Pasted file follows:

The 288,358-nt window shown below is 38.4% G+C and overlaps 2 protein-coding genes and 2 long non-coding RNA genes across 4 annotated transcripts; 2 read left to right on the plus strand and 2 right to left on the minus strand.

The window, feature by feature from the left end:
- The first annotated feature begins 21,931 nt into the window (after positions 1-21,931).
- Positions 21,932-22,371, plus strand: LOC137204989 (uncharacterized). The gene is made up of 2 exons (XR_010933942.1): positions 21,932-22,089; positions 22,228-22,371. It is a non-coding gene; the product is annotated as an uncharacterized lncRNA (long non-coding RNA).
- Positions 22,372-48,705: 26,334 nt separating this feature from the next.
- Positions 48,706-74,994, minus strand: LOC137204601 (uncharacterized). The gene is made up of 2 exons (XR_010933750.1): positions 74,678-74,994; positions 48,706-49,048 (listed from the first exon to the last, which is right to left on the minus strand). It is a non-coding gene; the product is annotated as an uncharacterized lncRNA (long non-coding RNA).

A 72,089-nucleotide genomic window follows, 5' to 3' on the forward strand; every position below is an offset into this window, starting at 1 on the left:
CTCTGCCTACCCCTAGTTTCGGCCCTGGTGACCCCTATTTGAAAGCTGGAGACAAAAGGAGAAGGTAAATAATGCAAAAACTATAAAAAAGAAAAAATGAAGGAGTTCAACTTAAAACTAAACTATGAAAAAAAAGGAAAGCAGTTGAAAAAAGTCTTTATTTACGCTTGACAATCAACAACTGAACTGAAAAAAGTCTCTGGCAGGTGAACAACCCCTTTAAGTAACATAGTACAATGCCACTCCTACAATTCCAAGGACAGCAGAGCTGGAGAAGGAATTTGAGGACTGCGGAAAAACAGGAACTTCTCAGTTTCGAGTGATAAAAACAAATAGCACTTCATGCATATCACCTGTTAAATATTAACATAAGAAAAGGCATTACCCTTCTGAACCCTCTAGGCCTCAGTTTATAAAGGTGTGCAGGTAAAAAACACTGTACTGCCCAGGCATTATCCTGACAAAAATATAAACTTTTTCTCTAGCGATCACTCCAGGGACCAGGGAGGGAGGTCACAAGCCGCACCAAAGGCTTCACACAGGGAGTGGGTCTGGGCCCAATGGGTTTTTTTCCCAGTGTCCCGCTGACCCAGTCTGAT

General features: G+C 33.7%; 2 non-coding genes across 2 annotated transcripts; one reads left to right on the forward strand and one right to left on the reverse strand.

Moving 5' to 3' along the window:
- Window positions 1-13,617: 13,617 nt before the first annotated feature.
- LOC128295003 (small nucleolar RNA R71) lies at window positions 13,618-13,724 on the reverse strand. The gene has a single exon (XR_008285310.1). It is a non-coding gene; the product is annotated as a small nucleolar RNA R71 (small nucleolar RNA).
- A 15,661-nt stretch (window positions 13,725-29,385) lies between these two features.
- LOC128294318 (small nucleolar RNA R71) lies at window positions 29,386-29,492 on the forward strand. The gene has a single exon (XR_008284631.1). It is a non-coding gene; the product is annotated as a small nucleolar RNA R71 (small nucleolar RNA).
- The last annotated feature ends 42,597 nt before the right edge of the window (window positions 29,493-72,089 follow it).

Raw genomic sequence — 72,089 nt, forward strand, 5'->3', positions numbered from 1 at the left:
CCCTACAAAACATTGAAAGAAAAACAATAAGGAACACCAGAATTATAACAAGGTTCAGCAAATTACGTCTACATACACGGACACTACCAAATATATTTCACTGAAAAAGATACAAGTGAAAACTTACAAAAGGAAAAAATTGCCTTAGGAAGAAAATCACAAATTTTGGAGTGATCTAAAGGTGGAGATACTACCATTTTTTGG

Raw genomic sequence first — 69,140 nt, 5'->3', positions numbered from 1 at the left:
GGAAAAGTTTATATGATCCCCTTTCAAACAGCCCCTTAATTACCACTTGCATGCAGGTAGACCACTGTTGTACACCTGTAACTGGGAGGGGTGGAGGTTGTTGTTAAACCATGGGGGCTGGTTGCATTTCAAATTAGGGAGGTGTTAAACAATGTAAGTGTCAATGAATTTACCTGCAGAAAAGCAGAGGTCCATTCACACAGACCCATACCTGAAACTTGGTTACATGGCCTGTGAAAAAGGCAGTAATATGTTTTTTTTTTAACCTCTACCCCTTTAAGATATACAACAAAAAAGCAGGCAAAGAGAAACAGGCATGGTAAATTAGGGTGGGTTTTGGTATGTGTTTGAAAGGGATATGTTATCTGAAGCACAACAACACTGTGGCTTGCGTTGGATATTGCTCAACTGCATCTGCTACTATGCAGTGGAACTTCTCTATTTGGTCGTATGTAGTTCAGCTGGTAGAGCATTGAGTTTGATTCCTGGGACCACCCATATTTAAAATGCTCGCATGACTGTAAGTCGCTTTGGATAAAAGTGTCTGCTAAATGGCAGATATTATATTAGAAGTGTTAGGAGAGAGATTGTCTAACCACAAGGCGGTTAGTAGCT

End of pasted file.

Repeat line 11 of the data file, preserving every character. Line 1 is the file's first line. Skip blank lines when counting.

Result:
- Window positions 1-13,617: 13,617 nt before the first annotated feature.